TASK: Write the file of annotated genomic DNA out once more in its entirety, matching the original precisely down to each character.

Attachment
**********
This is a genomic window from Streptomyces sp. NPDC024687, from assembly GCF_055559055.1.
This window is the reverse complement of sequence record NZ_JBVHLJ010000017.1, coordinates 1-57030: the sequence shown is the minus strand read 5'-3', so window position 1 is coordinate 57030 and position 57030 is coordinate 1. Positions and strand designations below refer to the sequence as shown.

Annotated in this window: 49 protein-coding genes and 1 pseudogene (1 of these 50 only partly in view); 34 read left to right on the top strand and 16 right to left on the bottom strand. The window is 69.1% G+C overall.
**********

This is a genomic window from Streptomyces sp. NPDC024687, from assembly GCF_055559055.1.
This window is the reverse complement of sequence record NZ_JBVHLJ010000017.1, coordinates 1-57030: the sequence shown is the minus strand read 5'-3', so window position 1 is coordinate 57030 and position 57030 is coordinate 1. Positions and strand designations below refer to the sequence as shown.

Annotated in this window: 49 protein-coding genes and 1 pseudogene (1 of these 50 only partly in view); 34 read left to right on the top strand and 16 right to left on the bottom strand. The window is 69.1% G+C overall.